This study analyses the influence of family policies on women’s first and second births in 20 countries over the period 1995 to 2007. Welfare states have shifted towards social investment policies, yet family policy–fertility research has not explicitly considered this development. We distinguish between social investment-oriented and passive support that families may receive upon the birth of a child and consider changes in policies over time. These indicators are merged with fertility histories provided by harmonized individual-level data, and we use time-conditioned, fixed effects linear probability models. We find higher social investment-oriented support to be correlated with increased first birth probabilities, in contrast to passive family support. First birth probabilities particularly declined with higher passive family support for women over age 30, which points to a potential increase in childlessness. Social investment-oriented support is positively related to first and second births particularly for lower-educated women and has no relationship to childbirth for highly educated women, countering the Matthew-effect assumptions about social investment policies. Passive support is negatively related to second births for post-secondary educated women and those who are studying. Family policies that support women’s employment and labour market attachment are positively linked to family expansion and these policies minimize educational differences in childbearing.
Medically assisted reproduction (MAR) plays an increasingly important role in the realization of fertility intentions in advanced societies, yet the evidence regarding MAR-conceived children’s longer-term well-being remains inconclusive. Using register data on all Finnish children born in 1995–2000, we compared a range of social and mental health outcomes among MAR- and naturally conceived adolescents in population-averaged estimates, and within families who have conceived both through MAR and naturally. In baseline models, MAR-conceived adolescents had better school performance and the likelihood of school dropout, not being in education or employment, and early home-leaving were lower than among naturally conceived adolescents. No major differences were found in mental health and high-risk health behaviours. Adjustment for family sociodemographic characteristics attenuated MAR adolescents’ advantage in social outcomes, while increasing the risk of mental disorders. The higher probability of mental disorders persisted when comparing MAR adolescents to their naturally conceived siblings. On average, MAR adolescents had similar or better outcomes than naturally conceived adolescents, largely due to their more advantaged family backgrounds, which underscores the importance of integrating a sociodemographic perspective in studies of MAR and its consequences.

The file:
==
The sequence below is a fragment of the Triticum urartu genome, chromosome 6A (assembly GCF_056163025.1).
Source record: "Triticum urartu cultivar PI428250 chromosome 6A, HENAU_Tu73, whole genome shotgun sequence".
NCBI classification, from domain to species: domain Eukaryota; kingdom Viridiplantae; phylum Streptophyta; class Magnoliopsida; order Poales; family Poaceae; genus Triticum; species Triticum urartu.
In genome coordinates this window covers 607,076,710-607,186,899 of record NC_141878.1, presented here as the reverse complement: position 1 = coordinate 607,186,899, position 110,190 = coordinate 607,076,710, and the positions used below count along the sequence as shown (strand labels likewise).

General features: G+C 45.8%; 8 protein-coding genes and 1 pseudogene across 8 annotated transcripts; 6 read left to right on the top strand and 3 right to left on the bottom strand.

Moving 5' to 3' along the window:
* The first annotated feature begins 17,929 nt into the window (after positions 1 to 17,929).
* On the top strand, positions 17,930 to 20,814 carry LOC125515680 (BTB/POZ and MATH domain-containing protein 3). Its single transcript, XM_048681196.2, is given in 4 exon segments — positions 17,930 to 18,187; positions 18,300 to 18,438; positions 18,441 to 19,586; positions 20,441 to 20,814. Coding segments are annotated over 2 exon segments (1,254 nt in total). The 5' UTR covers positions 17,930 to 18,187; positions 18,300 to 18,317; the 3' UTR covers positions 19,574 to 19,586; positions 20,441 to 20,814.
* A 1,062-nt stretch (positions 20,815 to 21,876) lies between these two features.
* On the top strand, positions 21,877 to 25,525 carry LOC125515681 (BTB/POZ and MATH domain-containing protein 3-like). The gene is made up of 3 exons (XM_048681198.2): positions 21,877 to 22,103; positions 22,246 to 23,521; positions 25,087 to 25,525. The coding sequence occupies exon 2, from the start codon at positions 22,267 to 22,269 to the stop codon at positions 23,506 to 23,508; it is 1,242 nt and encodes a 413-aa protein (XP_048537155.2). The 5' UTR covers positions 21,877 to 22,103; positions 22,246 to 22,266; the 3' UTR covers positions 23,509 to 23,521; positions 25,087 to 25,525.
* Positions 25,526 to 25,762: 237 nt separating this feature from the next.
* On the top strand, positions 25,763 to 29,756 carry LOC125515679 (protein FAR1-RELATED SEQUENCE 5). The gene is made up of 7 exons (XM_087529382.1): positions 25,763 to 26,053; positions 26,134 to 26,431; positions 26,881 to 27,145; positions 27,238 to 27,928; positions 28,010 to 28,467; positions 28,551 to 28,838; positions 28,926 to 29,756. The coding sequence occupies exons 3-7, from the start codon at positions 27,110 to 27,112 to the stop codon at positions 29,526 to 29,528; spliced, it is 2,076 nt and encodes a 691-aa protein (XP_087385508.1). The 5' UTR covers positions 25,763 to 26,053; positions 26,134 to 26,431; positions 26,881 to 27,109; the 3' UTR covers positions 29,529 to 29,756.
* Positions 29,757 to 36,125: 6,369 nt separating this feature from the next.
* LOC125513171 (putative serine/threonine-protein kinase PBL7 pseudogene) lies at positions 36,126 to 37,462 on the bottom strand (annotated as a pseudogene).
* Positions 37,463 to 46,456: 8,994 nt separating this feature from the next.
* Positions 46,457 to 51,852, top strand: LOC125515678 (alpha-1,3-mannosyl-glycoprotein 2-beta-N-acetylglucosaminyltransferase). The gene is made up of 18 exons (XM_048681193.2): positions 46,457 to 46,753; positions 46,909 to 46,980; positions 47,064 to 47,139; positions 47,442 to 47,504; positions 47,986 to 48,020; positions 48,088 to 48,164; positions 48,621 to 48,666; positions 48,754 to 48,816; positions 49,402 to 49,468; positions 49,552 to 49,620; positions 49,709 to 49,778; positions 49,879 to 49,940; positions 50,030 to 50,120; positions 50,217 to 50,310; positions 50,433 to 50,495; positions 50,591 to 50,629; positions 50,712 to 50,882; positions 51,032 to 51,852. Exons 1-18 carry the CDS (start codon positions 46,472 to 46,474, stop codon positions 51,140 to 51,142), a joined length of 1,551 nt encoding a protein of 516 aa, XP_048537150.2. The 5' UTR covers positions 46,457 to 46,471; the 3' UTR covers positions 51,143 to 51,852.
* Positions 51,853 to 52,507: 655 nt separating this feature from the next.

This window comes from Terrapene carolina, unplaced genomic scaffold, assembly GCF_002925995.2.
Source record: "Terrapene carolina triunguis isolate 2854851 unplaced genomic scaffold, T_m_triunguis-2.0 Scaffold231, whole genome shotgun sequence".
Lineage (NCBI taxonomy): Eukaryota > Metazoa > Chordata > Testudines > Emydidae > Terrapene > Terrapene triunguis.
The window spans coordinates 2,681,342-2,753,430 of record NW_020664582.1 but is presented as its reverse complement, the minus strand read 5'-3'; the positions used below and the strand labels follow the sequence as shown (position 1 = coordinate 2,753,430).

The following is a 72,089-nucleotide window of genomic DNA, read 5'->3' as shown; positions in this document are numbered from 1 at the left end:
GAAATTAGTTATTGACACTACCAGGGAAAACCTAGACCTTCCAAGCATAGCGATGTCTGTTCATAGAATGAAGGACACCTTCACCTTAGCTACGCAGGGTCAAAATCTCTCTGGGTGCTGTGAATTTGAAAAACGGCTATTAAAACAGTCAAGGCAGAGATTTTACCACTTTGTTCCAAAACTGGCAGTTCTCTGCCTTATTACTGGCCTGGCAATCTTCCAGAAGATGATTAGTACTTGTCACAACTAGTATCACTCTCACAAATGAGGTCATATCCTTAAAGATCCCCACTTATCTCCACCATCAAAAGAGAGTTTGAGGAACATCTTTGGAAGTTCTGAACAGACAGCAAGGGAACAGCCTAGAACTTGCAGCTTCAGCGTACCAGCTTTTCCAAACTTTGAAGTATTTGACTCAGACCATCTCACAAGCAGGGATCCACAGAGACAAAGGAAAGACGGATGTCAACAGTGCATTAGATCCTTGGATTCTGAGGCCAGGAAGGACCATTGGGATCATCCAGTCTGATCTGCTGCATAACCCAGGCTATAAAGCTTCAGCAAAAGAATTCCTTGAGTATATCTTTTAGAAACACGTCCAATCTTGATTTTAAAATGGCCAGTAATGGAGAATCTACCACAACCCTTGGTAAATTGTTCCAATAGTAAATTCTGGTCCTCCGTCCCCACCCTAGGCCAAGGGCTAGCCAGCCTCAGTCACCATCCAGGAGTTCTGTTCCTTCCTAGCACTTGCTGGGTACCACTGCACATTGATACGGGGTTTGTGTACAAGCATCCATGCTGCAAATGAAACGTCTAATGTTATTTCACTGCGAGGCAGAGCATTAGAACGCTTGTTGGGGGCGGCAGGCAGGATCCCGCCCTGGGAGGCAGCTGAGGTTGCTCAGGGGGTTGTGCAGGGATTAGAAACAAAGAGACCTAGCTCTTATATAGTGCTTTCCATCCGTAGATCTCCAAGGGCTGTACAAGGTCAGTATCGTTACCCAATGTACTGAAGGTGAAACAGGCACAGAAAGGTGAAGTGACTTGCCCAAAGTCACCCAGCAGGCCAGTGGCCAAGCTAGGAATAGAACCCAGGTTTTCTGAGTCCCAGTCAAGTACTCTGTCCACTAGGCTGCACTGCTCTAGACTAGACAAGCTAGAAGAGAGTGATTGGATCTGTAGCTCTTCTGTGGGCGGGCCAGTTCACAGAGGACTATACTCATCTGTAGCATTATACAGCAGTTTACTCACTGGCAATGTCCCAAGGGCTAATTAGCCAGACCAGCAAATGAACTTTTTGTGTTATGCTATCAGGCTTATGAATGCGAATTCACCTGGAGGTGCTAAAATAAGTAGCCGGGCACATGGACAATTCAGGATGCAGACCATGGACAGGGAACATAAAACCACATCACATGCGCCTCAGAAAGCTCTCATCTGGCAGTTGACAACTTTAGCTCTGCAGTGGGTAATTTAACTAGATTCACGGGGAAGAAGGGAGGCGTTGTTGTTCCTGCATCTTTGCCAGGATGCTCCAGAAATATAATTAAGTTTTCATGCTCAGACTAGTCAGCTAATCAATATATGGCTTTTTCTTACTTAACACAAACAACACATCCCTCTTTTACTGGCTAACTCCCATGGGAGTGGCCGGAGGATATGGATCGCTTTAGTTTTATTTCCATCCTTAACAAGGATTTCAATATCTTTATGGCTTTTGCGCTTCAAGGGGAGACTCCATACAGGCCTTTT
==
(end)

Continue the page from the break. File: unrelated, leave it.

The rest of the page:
Though child shared physical custody arrangements after divorce are much more frequent and parents who use it more diverse in many European countries, little is known about their economic consequences for parents. By relaxing family time constraints, does shared custody help divorced mothers return to or stay on work more easily? Since lone mothers are one of the least-employed groups, and they face high unemployment rates, the type of child custody arrangement adopted after divorce is of particular interest for their employability. This article analyses to what extent the type of child custody arrangement affects mothers’ labour market patterns after divorce.
Using a large sample of divorcees from an exhaustive French administrative income tax database, and taking advantage of the huge territorial discrepancies observed in the proportion of shared custody, we correct for the possible endogeneity of shared custody. Results show that not repartnered mothers with shared custody arrangements are 24 percentage points more likely to work one year after divorce compared to those having sole custody, while no significant effect is found for repartnered mothers. Among lone mothers, we also highlight huge heterogeneous effects: larger positive effects are observed for previously inactive women, for those belonging to the lowest income quintiles before divorce, for those with a young child, and for those who have three or more children. Thus, shared physical custody arrangements may reduce work–family conflict by diminishing childcare expenses and enlarge the possibilities to find a suitable job because of more relaxed time constraints for lone mothers.